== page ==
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October 12, 2004 > Editorial: The Great Debates

Editorial: The Great Debates

The political season has arrived! Debates at the national level have almost run their course, while the local scene is filled with forums, debates and fundraising parties by a myriad of candidates. It is almost impossible to keep up with all the gatherings, but the important thing is to focus on issues and, for incumbents, what has been accomplished during their tenure. Do challengers offer something better? Is it time for a change? It is easier to focus on the issue of the day, but it can be helpful to remember past problems and triumphs too.

While current fiscal issues are considered paramount at this time, it is helpful to ask incumbents how we got to this position. Can everything be blamed on the big, bad State of California? Can these folks honestly say that they practiced prudent money management while watching the California legislative train come down the takeaway track?

If so, rehire them; if not, fire them.

Have incumbents sought public input? Have incumbents suggested practical solutions without using fear tactics? Have incumbents been honest with the voters about when this crisis began and what might have been done earlier? Do incumbents understand how pension programs have impacted their bottom line? Did they prepare? Do they lead cities, schools and colleges [or simply listen to staff and follow]?

If so, rehire them; if not fire them.

When the Silicon Valley "oil well" of financial plenty ran dry, did incumbents broaden the economic base and adjust to weather the storm? Are incumbents refraining from using the politics of fear to override and obscure past failures? Have present councilmembers been honest about when they knew about the problems and how they were addressed? Were these bold leaders who faced a crisis and found solutions [or are they waiting for the public to "coalesce" around a tax strategy that offers the least public resistance]?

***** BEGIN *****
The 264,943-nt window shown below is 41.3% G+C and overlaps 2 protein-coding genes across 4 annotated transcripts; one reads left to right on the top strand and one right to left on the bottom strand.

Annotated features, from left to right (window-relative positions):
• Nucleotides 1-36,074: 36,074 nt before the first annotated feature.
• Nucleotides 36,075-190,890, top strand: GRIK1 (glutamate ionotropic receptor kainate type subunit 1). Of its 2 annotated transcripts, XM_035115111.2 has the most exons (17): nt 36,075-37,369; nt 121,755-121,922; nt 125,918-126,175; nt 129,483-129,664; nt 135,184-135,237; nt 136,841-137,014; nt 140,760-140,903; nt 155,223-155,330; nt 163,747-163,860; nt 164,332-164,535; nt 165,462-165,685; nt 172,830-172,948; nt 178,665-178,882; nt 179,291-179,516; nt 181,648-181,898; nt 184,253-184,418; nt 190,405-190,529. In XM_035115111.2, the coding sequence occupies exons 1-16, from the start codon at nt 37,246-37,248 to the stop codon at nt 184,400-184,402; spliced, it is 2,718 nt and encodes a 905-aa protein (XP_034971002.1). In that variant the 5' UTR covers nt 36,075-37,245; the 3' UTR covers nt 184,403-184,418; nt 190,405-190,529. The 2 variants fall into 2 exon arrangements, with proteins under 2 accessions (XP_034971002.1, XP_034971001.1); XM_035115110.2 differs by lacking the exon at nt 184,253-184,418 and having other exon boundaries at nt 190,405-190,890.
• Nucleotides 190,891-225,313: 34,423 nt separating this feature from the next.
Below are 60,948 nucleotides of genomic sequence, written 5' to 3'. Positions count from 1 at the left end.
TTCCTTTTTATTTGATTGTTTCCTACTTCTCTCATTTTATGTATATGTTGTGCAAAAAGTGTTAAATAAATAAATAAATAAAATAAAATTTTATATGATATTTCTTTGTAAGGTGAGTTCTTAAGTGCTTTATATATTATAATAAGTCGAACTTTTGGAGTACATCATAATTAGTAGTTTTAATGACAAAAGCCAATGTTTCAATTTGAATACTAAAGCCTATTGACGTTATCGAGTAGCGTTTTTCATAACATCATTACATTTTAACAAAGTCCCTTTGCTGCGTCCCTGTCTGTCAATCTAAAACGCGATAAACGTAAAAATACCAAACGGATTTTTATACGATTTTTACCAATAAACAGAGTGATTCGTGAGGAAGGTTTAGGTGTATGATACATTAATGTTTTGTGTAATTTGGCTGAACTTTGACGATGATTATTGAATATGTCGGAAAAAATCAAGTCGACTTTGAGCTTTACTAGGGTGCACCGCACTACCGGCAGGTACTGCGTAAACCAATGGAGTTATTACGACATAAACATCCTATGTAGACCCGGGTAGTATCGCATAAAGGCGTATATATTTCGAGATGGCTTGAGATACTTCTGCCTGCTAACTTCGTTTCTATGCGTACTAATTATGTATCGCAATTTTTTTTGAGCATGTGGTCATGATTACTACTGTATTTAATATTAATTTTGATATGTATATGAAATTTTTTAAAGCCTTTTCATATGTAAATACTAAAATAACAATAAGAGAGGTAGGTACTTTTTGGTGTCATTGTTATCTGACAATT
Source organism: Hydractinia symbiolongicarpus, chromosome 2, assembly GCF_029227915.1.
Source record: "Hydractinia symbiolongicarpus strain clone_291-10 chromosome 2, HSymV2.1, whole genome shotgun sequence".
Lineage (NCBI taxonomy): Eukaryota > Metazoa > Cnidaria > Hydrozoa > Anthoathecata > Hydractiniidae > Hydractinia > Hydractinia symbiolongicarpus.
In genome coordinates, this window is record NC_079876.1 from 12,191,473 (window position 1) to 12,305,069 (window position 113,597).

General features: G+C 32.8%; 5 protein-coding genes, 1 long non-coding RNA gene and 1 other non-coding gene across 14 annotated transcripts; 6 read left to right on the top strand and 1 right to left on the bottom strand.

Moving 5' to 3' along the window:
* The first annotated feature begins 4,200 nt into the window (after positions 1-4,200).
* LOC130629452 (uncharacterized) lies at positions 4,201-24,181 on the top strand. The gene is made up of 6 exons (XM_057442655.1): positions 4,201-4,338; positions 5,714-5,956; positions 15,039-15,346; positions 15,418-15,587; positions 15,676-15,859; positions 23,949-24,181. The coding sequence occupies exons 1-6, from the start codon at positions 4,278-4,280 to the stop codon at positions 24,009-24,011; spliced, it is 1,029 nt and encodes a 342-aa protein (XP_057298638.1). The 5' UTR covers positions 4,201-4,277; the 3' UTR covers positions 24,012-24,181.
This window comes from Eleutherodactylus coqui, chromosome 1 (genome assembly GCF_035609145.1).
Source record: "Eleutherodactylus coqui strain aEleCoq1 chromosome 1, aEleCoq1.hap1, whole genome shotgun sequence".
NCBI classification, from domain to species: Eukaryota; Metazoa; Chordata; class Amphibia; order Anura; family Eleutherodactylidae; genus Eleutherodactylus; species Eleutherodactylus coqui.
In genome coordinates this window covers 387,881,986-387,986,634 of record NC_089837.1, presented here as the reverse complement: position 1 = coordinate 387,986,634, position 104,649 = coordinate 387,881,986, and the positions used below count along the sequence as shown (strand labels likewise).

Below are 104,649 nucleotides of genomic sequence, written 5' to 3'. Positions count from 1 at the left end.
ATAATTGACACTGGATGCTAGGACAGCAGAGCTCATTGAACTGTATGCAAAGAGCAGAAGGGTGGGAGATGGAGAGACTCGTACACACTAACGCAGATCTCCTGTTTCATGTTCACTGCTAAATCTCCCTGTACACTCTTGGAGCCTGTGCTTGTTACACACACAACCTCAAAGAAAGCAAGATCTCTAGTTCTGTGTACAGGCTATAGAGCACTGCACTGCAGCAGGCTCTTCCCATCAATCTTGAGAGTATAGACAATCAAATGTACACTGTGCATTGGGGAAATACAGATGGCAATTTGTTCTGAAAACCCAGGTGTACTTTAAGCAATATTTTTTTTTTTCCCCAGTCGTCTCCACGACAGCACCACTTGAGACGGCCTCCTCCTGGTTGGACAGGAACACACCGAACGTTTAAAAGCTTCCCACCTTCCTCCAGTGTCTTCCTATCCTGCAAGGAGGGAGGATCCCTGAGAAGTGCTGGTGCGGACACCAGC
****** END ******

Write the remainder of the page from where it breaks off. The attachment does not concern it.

If so, rehire them; if not, fire them.

Are citizens being appraised of past mistakes and ideas of how to change? Are alternative remedies being offered to handle problems at their root cause?

If so, rehire them; if not, fire them.

Have representatives listened to constituents and responded in a thoughtful and respectful manner? Have they been active in their community during the years between elections? Are these people able to comprehend and make decisions about technical issues? Can they understand and make clear, well-founded decisions if presented with information from staff, advisors or consultants?

If so, rehire them; if not, fire them.

Can incumbents bring about consensus [or simply argue, bully, demand, pontificate and study pet projects without finding community solutions to larger issues]? Is there a sincere effort to listen to the community and respond to concerns and issues even if these are not the first priority of the incumbent? Do incumbents understand their role and explain to others the powers and limitations of that role? Do incumbents clearly define the policies set for administrators and take rapid note when signs of staff and/or public discontent appear? Do incumbents demand accountability from senior staff?

If so, rehire them; if not, fire them.

Are incumbents people who form working relationships within their own group and with other public entities? Are incumbents able to be creative, understanding that with difficulties come challenges and opportunity?

If so, rehire them; if not, fire them.

Are incumbents trustworthy? If you disagree with their decisions, can you understand their reasoning? Do you think incumbents understand the issues?

If so, rehire them; if not, fire them.

Can incumbents point to successes and quality discussions with constituents? Have incumbents clearly demonstrated leadership qualities? Would you gladly work with an incumbent if the or she was your boss in a private enterprise? Would you trust his or her judgment?

If so, rehire them; if not, fire them.

Campaign signs, promises and rhetoric are often a function of financial resources. This is a poor substitute for knowledge and a clear understanding of and commitment to how government should operate. There is nothing inherently evil or wrong with government. This is the way we, as citizens, are able to create general security and social entities that ensure the perpetuation of our lifestyle. However, attention to issues and sincerity of purpose are essential for this system to work.

Unfortunately, money and political favors can quickly corrupt this process and often do at higher levels of government. We, the citizens of the Tri-Cities, have the opportunity to understand and face issues without fear or regard to political labels that have little meaning at the local level. Let's let go of national party labels and elect those who have our community's best interest at heart.

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